Ronda is spectacular by nature, surrounded by mountains and devoid of big-city smog and pollution. Seen from afar, it is truly pristine. Yet like many Spanish towns, we have a problem with garbage and dog ‘droppings’. Clearly not something a major tourist town would like to be known for, nor wish to admit to, but the truth is that all modern consumer societies have problems tackling their residue and Ronda is no exception.
Having moved from a large city in Canada to a small town in rural Spain, we could not avoid but noticing the difference in how people tend to their garbage and recycling. Not to say that all British Columbians are law-abiding environmentalists, but there is a strong sense of communal responsibility, as well as a no-less-powerful ‘culture of shaming’ which keeps local neighbourhoods and towns relatively clean. Of course not all rondeños leave a trail of garbage, but some residents unfortunately lack the education or the will to take responsibility for their refuse. This communal challenge ought to be addressed, if for no other reason, because of the town’s main industry and income source – tourism.
Small Spanish towns such as ours have gone through a relatively rapid change from a farm-based to a tourist-based economy in the space of a couple of generations. While older residents often grow their food and follow the ways of the past, the younger generations working and living in the downtown area have quickly adapted to modern-day conveniences and unfortunately also ‘use and throw away’ consumer habits. This goes for anything from appliances to candy wrappers, which some residents unfortunately will ‘forget’ or leave for others to tend to.
There are a few things to be said about Spanish garbage customs. In some Spanish bars the clients have traditionally thrown their paper napkins on the floor. Some restaurants still accept this custom. Hence, the habit of tossing napkins and peanut shells on the ground will naturally be brought onto the streets and plazas. Children watch and learn from their parents and there you have it. Added to this custom, most Spanish towns have a whole army of sweepers or barrenderos, so some residents see no great reason to walk to the closest rubbish bin. Knowing that the sweepers will come by offer people a convenient excuse to leave their garbage and recycling bags outside of the bins, promoting rats and other pests. Like a neighbour said: “I pay my garbage taxes to the city, so why would I clean up after myself?”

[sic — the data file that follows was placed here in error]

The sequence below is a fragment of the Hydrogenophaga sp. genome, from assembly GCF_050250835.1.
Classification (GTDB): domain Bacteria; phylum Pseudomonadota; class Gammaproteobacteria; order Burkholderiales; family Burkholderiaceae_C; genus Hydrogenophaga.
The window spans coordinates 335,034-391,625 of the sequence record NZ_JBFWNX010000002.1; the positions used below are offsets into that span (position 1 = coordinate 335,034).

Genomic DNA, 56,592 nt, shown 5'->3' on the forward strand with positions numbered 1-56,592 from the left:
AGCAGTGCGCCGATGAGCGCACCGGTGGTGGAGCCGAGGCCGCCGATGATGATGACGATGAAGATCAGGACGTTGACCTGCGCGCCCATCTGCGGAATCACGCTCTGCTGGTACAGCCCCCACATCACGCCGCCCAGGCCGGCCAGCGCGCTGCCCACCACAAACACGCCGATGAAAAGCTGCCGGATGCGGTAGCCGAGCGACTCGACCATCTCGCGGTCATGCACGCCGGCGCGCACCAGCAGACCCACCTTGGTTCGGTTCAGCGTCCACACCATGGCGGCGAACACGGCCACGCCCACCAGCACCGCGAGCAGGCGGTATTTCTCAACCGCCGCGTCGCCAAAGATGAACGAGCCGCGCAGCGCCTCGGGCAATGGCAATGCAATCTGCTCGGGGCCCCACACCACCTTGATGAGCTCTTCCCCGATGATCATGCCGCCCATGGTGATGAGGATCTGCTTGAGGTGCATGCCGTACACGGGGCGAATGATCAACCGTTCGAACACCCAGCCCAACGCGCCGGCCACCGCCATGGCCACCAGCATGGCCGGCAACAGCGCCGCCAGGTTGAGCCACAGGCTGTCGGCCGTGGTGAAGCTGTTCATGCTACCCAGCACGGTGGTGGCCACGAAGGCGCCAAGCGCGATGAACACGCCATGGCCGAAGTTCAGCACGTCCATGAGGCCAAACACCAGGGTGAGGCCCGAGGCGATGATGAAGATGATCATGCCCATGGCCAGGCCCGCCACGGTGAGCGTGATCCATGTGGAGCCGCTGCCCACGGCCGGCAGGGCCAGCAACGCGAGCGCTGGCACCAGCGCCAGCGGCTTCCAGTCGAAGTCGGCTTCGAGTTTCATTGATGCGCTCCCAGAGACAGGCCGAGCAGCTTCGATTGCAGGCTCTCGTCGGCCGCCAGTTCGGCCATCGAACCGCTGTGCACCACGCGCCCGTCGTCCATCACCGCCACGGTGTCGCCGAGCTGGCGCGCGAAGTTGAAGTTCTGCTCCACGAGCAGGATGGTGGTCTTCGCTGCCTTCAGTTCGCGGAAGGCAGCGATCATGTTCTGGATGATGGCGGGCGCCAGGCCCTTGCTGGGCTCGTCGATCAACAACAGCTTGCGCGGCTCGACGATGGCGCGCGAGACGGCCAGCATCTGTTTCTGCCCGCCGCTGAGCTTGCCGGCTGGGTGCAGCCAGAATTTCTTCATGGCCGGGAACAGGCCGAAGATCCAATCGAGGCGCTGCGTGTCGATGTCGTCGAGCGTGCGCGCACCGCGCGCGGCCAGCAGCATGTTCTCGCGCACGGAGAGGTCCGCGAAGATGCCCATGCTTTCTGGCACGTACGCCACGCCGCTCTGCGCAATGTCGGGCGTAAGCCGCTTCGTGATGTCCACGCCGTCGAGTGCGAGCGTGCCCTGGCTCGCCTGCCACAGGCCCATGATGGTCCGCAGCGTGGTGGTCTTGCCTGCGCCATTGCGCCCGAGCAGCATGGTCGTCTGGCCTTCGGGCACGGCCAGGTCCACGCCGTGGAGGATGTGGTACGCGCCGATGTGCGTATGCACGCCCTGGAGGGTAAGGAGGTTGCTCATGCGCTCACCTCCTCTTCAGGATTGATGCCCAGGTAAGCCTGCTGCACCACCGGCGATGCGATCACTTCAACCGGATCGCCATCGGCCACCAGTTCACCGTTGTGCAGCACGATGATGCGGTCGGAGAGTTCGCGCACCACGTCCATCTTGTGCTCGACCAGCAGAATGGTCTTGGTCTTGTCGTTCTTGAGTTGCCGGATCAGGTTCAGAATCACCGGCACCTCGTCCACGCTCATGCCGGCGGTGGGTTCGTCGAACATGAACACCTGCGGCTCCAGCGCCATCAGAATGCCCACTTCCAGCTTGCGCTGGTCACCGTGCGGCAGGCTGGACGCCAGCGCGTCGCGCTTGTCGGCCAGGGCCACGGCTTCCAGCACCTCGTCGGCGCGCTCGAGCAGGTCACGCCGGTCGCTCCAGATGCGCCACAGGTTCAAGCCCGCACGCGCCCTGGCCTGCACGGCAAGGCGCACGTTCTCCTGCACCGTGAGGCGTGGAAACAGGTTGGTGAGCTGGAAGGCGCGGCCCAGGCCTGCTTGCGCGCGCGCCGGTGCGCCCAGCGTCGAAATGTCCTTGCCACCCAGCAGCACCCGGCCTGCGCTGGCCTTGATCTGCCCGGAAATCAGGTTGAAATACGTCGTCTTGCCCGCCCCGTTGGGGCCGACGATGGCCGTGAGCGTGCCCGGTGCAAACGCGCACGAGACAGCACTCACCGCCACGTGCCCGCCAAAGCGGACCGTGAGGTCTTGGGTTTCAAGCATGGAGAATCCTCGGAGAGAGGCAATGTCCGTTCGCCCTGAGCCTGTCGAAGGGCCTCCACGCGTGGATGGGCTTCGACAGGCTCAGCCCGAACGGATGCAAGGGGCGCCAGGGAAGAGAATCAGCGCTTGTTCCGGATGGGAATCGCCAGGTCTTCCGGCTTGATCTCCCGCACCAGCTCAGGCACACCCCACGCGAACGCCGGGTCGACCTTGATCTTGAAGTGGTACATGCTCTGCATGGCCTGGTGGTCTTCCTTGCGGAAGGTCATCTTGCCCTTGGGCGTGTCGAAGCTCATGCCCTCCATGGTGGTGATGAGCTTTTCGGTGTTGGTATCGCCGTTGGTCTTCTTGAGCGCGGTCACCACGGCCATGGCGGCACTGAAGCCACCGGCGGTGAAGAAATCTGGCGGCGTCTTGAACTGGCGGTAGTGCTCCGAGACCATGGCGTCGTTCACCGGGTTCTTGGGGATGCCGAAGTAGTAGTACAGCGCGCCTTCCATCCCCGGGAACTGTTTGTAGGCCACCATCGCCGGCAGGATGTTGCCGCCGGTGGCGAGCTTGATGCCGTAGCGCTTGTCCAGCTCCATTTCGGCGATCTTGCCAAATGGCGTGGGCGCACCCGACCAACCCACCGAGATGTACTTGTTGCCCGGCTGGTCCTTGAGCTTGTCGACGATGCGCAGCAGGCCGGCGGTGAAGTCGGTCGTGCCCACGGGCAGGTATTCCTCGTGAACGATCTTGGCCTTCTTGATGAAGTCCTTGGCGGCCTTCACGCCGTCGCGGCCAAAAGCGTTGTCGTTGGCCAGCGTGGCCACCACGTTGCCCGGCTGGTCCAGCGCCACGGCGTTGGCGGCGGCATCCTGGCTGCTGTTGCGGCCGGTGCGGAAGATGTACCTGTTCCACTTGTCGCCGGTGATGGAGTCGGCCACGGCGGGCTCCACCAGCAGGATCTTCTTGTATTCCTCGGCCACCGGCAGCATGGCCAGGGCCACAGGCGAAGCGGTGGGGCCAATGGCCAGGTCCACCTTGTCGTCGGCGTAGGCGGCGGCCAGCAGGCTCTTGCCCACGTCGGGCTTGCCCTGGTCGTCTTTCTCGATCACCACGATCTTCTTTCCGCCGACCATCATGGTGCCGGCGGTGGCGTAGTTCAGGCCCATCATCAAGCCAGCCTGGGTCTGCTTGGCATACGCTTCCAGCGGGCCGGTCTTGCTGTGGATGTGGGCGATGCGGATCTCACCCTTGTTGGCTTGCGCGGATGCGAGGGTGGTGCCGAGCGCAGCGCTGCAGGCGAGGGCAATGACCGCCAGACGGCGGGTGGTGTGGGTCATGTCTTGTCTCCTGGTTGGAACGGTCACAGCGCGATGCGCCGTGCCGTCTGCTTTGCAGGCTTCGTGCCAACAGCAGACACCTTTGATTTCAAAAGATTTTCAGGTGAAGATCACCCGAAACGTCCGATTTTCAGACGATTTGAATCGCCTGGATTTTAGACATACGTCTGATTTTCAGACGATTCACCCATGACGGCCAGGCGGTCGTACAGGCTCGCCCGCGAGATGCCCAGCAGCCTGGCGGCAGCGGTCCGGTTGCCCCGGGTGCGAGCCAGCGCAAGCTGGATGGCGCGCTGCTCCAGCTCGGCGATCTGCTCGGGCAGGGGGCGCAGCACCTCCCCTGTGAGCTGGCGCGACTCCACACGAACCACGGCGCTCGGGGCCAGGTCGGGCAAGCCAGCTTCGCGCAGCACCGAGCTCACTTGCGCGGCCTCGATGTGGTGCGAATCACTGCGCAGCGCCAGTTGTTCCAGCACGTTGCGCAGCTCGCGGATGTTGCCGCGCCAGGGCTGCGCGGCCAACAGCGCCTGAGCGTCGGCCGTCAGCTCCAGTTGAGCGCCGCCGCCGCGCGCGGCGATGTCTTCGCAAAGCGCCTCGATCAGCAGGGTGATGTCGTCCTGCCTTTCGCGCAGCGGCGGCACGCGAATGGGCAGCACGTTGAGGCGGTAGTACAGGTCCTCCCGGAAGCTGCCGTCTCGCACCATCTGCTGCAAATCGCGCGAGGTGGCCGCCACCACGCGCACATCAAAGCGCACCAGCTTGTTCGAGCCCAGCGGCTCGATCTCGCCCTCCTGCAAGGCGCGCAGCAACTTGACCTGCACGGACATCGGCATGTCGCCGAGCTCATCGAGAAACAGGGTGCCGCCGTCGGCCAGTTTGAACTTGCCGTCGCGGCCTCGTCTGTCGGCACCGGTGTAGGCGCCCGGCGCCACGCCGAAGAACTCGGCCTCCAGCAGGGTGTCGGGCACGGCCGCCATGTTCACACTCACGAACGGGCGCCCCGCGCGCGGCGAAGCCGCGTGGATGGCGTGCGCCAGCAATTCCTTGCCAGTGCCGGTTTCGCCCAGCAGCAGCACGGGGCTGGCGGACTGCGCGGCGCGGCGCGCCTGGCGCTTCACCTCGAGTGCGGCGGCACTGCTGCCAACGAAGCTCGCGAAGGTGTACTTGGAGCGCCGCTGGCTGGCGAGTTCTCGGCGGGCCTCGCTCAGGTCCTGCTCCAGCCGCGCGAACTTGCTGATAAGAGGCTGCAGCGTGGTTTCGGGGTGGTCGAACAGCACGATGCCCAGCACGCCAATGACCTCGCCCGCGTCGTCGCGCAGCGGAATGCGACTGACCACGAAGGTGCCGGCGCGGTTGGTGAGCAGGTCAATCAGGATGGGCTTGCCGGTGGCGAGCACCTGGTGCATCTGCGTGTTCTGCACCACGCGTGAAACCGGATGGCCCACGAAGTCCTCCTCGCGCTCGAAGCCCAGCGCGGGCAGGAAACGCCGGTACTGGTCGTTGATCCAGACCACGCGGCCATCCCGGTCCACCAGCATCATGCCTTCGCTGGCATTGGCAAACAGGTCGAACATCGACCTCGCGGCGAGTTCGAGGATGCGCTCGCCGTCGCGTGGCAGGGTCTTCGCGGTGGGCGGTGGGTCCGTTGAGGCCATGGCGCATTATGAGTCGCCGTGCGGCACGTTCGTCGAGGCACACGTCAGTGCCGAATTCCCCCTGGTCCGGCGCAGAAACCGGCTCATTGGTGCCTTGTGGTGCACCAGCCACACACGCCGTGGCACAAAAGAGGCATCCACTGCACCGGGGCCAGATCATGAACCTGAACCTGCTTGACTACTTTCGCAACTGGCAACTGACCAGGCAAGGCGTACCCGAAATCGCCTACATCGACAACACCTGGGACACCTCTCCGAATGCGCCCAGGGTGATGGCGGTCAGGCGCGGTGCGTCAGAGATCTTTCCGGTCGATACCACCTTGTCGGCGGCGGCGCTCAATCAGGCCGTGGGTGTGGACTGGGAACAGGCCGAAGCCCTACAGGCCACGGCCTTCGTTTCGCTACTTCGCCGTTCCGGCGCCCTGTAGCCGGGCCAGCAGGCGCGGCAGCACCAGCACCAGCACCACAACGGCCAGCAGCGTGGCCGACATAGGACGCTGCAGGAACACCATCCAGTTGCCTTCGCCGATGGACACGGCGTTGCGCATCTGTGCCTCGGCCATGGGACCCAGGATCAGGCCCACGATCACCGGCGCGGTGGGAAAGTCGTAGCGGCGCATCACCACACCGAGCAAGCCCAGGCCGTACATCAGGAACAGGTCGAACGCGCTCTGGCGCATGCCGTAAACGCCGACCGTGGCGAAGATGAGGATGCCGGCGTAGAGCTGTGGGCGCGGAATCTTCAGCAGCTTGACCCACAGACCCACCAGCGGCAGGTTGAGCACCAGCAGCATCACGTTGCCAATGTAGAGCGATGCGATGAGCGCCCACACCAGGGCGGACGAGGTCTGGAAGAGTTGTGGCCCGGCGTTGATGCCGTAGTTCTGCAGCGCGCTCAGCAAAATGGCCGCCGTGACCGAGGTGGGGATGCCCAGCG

Just as people elsewhere will claim that it is ‘good luck’ to be hit by a bird dropping, in our town (possibly due to the impossibility of avoiding it…) people say that it is ‘good luck’ if you step in a dog pile. Of course, this is a fallacy. Rather oposite, it is a spreader of bacteria and disease. But as with recycling and proper bin use, picking up after ones dog is something that has to be taught – through community campaigns, education, shaming, use of role models, and possibly the most effective – through fines.
Wishing to help Ronda deal with its refuse challenge, I made a proposal to Ronda’s environmental delegate, Rafael Flores. He liked the idea and arranged for me to meet the town mayor, as well as head of police, culture, tourism and sanitation. All agreed that something had to be done, and in November of 2013 Ronda Limpia became a reality.
Ronda Limpia is a volunteer community movement and environmental public engagement campaign. We encourage rondeños to make a cleaner city, while promoting the concepts of reducing, reusing, recreating and recycling. In addition to spontaneous volunteer public clean ups, online information campaigns, a reusable art competition, promotion of reusable bags etc., we will host an event El Día de Ronda Más Limpia on the international day of recycling, May 17, 2014.
So far, we have had an overwhelming response from local and provincial media, as this type of community movement in fact has not been tried here before. As expected, we have also met naysayers and outright deniers, who insist that Ronda is clean and that we are making the town look bad! Most residents though are very positive to what we are doing and in in agreement that something should be done.
We know we have big challenges ahead. Next Monday we hit the street again, this time cleaning dog droppings. Clearly we do not enjoy picking up other peoples’ dog excrements, but one has to start somewhere. Though many local dog owners are responsible citizens, others need to be told that their pets are not like self-cleaning ovens and that the streets and park of our town are not a giant public canine loo. Getting the owners to bring bags and actually pick up after their pets will be a challenge: With less than 40.000 inhabitants, Ronda has more than 9.000 registered dogs (!), and one can only guess how may un-registered ones. Calculate just one dropping per dog per day and you can imagine what we are up against….
For Ronda to remain a place which tourists will enjoy visiting and will wish to come back to, we need to put our best foot, or should I say paw, forward.
Read more about Ronda Limpia in the press: